During tech school, I became what we called a “rope.” A rope was like a hall monitor of sorts. We were entrusted with enforcing minor laws in the day room, around the barracks, and we were also tasked with getting the flight to and from classes at tech school.
There were different ropes for different levels of responsibility and some specialized jobs. My time at tech school was fairly short, so I only attained a green rope. This put me in charge of a specific group of airmen in my particular dorm. There are many stories I could share about my brief time as a student leader, but today I want to talk about marching the flight to and from school.
So as a fitness instructor, I’ve encountered what it feels like to be new, to walk into a room full of people, and then to blow it. I’ve had classes where I knew as I was performing the job that I was sucking real bad. Marching a flight was no different in the beginning. The first time I tried to march a large flight, I botched it really back. I was supposed to get them moving and then across the street. I didn’t get the road guards out quickly enough, and I didn’t get them turning on the right foot.
The easiest way to create a parallel is driving a car. If you are trying to parallel park, and you make the wrong move or go to far, etc, you have to reset and do it again. Well, that’s what happened to me when marching my flight for the first time. My training instructor saw how badly I fucked up and he took over. He recovered from my mess and got everyone back to the dorms safely.
In hindsight, it’s not that it was hard, I think I was just nervous and under a lot of pressure. I didn’t feel like I was ready to start marching them as I never practiced. However, I learned under fire and pressure. The next time I took over the marching I got it right, my confidence was higher because I had already experienced the worst case scenario. From that point forward I got really good at it.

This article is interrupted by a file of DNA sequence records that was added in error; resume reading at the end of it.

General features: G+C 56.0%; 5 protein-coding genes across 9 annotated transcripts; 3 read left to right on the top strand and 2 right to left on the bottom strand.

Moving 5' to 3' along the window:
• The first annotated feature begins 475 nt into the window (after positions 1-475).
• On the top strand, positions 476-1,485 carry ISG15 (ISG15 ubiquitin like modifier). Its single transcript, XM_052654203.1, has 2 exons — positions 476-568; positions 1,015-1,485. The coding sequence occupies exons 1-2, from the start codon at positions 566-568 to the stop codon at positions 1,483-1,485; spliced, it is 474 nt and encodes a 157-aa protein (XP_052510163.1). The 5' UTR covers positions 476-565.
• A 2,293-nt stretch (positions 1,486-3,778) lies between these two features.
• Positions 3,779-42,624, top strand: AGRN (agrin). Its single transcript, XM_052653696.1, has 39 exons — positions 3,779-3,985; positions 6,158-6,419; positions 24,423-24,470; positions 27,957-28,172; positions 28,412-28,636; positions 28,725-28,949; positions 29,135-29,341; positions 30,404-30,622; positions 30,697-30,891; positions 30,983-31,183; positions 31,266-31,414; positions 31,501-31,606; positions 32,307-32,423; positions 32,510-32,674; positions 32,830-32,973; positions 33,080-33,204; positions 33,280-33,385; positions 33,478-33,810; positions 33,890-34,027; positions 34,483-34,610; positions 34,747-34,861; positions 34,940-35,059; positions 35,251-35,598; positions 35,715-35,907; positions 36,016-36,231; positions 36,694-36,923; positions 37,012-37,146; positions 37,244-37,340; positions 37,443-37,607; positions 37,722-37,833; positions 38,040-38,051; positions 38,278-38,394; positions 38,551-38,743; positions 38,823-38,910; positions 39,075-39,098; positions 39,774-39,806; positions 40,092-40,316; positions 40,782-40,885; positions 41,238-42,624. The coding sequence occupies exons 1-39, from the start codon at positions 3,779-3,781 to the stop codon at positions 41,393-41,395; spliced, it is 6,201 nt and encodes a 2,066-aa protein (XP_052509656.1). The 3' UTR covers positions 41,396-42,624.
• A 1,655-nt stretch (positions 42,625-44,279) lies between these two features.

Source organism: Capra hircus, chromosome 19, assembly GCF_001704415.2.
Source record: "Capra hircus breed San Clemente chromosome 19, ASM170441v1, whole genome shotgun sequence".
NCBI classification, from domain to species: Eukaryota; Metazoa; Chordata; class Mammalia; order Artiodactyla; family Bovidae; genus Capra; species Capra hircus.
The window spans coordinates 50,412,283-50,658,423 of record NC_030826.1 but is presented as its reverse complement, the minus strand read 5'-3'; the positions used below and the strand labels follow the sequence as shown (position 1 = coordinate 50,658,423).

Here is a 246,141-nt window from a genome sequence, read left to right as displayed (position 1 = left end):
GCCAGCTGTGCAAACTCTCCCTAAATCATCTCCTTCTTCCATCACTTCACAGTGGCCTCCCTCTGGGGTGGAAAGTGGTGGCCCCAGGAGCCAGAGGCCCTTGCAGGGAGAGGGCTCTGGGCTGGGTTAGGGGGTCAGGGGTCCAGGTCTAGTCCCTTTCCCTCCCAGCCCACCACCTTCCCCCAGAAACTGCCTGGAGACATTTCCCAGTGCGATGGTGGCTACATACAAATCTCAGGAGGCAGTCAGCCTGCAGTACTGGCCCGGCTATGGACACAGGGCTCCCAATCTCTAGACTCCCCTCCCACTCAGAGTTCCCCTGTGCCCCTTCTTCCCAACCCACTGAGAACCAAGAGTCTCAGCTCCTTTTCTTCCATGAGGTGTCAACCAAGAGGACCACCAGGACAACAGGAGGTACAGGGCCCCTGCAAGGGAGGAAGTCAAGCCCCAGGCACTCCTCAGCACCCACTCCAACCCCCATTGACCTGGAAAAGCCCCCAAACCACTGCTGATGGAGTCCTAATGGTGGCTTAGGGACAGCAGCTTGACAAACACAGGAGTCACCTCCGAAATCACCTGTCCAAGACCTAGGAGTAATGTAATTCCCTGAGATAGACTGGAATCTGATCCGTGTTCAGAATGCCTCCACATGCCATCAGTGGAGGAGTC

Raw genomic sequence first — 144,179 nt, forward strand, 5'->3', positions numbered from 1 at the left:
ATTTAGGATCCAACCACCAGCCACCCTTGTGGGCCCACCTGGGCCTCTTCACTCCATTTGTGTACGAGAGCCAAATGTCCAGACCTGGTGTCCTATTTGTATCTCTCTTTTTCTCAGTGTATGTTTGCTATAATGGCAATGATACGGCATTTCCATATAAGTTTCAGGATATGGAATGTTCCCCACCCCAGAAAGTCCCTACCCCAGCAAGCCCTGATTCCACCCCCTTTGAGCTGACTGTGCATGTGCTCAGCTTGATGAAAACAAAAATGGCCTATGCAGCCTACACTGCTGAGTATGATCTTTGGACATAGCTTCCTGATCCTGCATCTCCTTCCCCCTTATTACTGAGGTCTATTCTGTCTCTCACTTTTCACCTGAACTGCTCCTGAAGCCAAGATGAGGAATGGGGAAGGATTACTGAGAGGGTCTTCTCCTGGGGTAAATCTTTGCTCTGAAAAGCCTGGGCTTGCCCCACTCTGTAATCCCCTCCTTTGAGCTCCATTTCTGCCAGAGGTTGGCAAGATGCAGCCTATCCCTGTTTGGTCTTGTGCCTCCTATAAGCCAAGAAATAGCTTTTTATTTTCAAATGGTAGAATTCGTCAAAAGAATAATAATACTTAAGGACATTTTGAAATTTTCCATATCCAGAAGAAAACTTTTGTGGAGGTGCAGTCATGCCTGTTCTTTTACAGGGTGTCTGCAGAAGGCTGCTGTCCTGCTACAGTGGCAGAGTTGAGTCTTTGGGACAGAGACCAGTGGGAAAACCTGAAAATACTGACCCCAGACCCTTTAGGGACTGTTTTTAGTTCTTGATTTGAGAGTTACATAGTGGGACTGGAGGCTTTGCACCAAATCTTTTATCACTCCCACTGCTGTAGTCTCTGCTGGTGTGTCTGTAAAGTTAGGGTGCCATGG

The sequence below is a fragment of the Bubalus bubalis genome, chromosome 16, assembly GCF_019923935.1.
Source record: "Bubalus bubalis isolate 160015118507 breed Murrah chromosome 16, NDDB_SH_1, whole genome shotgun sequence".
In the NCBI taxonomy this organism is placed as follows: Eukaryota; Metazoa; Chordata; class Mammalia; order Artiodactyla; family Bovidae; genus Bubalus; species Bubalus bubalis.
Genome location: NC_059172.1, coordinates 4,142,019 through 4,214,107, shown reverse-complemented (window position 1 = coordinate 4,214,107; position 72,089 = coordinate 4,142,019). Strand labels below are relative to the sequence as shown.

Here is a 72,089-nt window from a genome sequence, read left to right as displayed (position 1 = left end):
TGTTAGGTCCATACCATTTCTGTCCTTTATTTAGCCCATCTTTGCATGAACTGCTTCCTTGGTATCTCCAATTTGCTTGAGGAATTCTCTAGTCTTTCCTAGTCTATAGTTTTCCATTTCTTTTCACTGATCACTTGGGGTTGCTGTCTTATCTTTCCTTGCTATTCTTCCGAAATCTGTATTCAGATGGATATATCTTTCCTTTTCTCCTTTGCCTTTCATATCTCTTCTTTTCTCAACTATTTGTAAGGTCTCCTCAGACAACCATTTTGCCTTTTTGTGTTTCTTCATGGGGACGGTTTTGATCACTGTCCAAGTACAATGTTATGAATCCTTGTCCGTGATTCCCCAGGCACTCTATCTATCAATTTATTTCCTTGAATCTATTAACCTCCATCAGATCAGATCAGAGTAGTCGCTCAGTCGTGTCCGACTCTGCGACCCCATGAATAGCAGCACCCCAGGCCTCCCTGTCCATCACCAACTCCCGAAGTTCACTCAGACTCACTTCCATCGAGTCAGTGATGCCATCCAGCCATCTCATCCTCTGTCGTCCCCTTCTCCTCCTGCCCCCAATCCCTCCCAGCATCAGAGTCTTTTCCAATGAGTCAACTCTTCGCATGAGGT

I recall that on the way to tech school we’d have to march through the flight line were all the jets were, and those things were damn loud. In order to be heard, you’d have to hit a strange pitch and key. There was no way that any of us could scream louder than a freaking jet, but you could hit a pitch that was heard through the flight line noise. I learned the perfect pitch that was distinguishable over the loud planes to keep the flight going and in step.
By the end of tech school, I was an expert and on my way to getting a yellow rope. They didn’t promote me because I was leaving, but I knew that if I remained, I’d have gotten the yellow and then red rope, it was just a matter of time. My training instructors loved me and my eagerness to perform at a high level. I thrived in the military. I do miss those days, I had a good time in tech school and part of that fun was marching the flight.
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